Q: How did DBC prepare you for your job search and your role now?

A: What DBC taught me was immediately applicable. The tools and architectural paradigms that we are taught are extremely prevalent and in-demand right now. More importantly, I was taught how to learn on my own, under a time crunch. I wrote it off at the time, but DBC's emphasis on collaboration also prepared me for building real world apps as part of a team.

Q: What was your job search process like?

A: Upon graduation, I refactored a few of my DBC projects and created a personal website to showcase my portfolio. For my hunt specifically, I targeted creative agencies that build apps on demand for clients. I figured these companies would allow me to cement my skill set building a variety of different apps from conception, through launch, and maintenance. I also tried to make sure I was only applying to jobs that were posted recently. Lastly, I made sure I was always working on a passion project to keep my skills fresh. If you don't use it, you lose it. 

Q: Where did you get a job and what are you doing there?

A: I got a job as a Jr. Full-Stack Developer at a creative agency called theLab. I started working on a new client app from day one. My first week was spent drawing, and redrawing, database schemas. I even used the DBC schema designer! These days I'm mostly working on the backend. The app is coming along. I like to think of it as a toddler at this stage; It can do basic people stuff but it's not quite good at it yet. I'm also learning a ton about the production process which involves working with graphic designers and UX specialists. Again, DBC's emphasis on collaboration prepared me well for working with others. 

Q: What advice would you give to someone thinking about applying to a coding bootcamp?

I'm reminded of the movie Ratatouille. [SPOILER ALERT] Part of the plot revolves around a misinterpretation of the quote "Anyone can cook." It's revealed at the end of the film that the true meaning of the quote isn't that "everyone can cook" but rather "a great chef can come from anywhere." I think that applies to coding as well. If you're thinking of entering the world of software development but you're worried your background is too different, I can assure you that a great developer can come from anywhere.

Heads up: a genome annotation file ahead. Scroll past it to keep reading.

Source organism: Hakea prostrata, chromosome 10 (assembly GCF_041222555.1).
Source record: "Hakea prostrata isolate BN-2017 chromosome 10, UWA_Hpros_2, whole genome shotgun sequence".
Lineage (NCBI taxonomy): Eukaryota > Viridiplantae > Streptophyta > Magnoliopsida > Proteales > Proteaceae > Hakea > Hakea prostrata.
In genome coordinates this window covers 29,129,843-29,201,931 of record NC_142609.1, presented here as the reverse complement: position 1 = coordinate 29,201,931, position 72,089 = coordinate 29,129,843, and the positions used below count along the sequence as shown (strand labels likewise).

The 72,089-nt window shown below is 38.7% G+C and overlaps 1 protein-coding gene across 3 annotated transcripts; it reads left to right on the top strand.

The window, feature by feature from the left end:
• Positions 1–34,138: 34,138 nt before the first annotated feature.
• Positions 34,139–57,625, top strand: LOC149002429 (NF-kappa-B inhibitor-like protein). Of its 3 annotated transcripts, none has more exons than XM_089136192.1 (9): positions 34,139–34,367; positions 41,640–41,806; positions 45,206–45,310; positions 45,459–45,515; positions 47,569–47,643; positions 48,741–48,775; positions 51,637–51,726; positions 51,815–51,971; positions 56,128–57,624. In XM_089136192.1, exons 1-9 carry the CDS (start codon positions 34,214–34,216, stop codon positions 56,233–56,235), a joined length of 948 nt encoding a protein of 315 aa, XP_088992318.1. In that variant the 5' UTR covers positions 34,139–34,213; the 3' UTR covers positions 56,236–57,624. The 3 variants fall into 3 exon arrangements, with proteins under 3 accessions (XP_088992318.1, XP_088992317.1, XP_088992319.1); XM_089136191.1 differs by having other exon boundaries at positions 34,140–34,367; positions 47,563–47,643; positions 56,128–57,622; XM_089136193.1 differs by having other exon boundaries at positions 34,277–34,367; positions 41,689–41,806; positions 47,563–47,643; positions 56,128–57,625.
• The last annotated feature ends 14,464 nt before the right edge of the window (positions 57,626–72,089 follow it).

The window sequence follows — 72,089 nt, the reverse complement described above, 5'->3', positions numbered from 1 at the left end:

That being said, coding is hard. It's time consuming, it's frustrating, and at times it makes you question your own sanity. Before you reach for your wallet and fork over your hard-earned money, take advantage of all the free online resources and dabble a bit. Run through some tutorials, solve some logic puzzles, make a simple app. Make sure this is something you enjoy, frustrations and all. You'll be spending a significant portion of your life doing this. Don't just do it because it sounds lucrative or easy. The sand in your hourglass is worth more than a paycheck. Also, go to White Horse Tavern on Fridays. Get to know your cohort. They're amazing people!

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Ready to put in the work surrounded by fellow lifelong learners who will quickly become close friends? We thought so. Read more alumni stories and discover all the fields and specialities our graduates come from, and find your fit in the tech industry here at DBC. Read to apply? Get started today!